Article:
December 9th, 2013
So after more than half a decade of Progressive Conservative government under Stephen Harper, it’s come to this – Canada is no longer cool. So says the Economist, and for good reason – see Friday’s post for just one example.
When The Economist declared ten years ago that Canada was “cool”, with its mix of social liberalism and fiscal rectitude, it was a startling idea. A country whose constitution soberly calls for “peace, order and good government” was portrayed as a moose wearing sunglasses. Then came the fiscal crisis and there were the Canadians again, with a rock-star central banker strutting the world stage because Canada’s banks stood firm while those elsewhere tumbled down.
Sadly, in 2014 Canada will revert to type, and not just because Mark Carney has left to head the Bank of England. The United States and others are emerging from the financial crisis and will outpace Canada economically. And the Conservative government led by Stephen Harper will focus on entrenching (before the 2015 general election) policies that are decidedly uncool, such as promoting exports from Alberta’s tar sands while doing the minimum on climate change, and backtracking on the social liberalism that The Economist found so refreshing a decade ago.
December 6th, 2013
It seems that big data, big media, and big energy have managed to accomplish by stealth what they failed to do the first time after much public outcry. Our government is set to introduce legislation to ban cyberbullying that will go far beyond that one purpose, and they’re also trying to sneak ACTA through the back door, as well as gut what few remaining environmental protections we have.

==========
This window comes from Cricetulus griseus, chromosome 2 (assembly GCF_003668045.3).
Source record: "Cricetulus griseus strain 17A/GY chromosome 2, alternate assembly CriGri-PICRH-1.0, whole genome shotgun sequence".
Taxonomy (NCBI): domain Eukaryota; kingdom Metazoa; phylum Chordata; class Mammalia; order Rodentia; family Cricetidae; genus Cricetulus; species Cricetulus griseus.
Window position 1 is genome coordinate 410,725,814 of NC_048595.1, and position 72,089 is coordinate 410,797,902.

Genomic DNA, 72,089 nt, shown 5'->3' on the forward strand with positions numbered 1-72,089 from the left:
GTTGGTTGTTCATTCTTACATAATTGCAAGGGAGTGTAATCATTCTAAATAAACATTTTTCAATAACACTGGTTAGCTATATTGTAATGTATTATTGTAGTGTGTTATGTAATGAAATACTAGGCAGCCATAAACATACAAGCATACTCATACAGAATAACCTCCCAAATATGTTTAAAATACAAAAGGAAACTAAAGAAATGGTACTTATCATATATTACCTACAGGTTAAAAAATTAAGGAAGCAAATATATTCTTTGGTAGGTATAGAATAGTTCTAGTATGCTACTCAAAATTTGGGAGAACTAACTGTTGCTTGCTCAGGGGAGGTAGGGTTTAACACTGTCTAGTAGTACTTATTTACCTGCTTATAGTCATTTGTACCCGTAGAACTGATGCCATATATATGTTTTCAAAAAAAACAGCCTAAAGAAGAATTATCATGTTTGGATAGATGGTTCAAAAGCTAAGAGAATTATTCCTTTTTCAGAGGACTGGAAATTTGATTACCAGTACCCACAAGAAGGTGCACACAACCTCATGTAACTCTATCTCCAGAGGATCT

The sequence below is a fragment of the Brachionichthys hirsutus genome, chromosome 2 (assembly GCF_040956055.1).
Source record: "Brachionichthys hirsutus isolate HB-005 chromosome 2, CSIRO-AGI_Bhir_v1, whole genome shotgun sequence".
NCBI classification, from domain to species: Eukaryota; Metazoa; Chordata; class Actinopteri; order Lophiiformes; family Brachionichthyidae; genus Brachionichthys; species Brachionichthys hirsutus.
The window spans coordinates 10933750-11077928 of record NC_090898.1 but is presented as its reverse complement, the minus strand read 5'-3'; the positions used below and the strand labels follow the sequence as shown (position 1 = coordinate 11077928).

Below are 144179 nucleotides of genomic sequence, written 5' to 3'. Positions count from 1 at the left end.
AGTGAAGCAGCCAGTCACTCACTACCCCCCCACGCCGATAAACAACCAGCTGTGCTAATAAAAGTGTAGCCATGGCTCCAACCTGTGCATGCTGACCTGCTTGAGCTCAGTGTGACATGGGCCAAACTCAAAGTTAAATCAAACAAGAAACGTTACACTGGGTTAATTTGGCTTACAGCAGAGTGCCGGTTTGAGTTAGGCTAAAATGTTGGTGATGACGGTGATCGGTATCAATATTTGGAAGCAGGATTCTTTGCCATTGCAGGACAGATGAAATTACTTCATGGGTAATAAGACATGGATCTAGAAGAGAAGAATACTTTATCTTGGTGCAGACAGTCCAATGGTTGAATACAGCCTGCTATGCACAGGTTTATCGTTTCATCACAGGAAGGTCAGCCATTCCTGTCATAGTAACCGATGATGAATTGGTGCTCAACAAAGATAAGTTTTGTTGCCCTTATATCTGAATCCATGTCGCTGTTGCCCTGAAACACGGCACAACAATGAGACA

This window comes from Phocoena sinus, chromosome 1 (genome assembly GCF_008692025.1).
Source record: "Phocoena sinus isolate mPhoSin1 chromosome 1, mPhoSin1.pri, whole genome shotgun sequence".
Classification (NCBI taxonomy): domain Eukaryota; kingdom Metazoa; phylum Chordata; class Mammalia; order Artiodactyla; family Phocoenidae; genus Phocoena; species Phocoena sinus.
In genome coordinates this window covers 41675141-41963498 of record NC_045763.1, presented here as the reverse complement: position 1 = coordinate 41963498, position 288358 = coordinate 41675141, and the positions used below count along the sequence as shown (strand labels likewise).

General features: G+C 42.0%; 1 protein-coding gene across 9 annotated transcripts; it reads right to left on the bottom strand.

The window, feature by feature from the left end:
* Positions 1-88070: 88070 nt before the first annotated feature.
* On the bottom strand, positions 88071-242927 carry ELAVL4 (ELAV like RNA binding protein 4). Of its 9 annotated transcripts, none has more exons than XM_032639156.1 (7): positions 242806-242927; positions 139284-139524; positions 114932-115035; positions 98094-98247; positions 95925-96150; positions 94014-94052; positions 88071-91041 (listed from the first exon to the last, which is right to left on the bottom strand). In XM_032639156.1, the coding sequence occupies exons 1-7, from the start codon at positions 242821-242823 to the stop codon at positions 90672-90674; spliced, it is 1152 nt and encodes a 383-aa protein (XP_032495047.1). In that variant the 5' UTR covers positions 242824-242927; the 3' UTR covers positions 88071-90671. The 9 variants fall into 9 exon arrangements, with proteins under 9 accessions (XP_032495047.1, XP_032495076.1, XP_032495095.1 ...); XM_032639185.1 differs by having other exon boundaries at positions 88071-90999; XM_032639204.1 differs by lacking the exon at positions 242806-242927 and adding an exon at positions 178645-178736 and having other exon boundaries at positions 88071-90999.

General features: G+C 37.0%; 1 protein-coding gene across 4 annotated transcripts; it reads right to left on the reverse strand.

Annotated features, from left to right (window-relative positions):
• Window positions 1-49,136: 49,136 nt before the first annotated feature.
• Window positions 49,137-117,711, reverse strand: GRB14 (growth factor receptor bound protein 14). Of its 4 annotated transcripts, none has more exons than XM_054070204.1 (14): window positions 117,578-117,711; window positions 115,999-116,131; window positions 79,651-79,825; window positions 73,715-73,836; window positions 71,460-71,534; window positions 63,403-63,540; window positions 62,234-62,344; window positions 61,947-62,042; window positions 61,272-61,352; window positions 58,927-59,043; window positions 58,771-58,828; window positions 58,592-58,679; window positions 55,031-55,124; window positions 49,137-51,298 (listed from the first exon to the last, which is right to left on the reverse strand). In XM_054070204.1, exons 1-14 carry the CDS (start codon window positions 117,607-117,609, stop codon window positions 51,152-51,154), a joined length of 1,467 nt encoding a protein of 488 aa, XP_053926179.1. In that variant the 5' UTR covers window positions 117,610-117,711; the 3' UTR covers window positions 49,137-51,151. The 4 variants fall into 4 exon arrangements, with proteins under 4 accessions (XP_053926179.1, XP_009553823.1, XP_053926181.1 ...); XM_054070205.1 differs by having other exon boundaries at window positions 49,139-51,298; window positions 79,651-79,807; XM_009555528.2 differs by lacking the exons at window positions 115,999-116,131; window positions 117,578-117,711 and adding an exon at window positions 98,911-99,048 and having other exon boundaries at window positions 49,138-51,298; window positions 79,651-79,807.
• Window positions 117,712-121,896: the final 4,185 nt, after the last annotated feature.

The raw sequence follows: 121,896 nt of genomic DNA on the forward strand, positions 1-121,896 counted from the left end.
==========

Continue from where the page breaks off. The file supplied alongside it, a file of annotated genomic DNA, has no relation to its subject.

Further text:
A few links for your education:
I probably should have titled the post “Fascism by stealth” because that’s where all this is headed.
December 5th, 2013
A friend pointed me to YouTube for a documentary called Nukes in Space – The Rainbow Bombs, about the high-altitude nuclear tests that the U.S. carried out in the 1960s. And listed in the side bar were a whole bunch more. I’ve only watched one of these so far, The Engines that Came in From the Cold – The Soviet Moon Program, and it’s great, with lots of information and footage I’ve never seen before.
Here’s a few more:
And there’s many more.
December 4th, 2013
“At worst he personally ordered it done and chose the people who executed the plan. At the very least he fostered an attitude within the party, chose the managers of the people who committed these crimes and completely and utterly failed to exercise any oversight, supervision, or leadership. In the end it doesn’t really matter where his actions or lack of them fall on that scale. He is the leader and a leader is responsible for the actions of the people he leads. If he had a right or honourable bone in his body he would admit that and resign immediately”.
Stephen Joseph Harper to Paul Martin during the Gomery inquiry.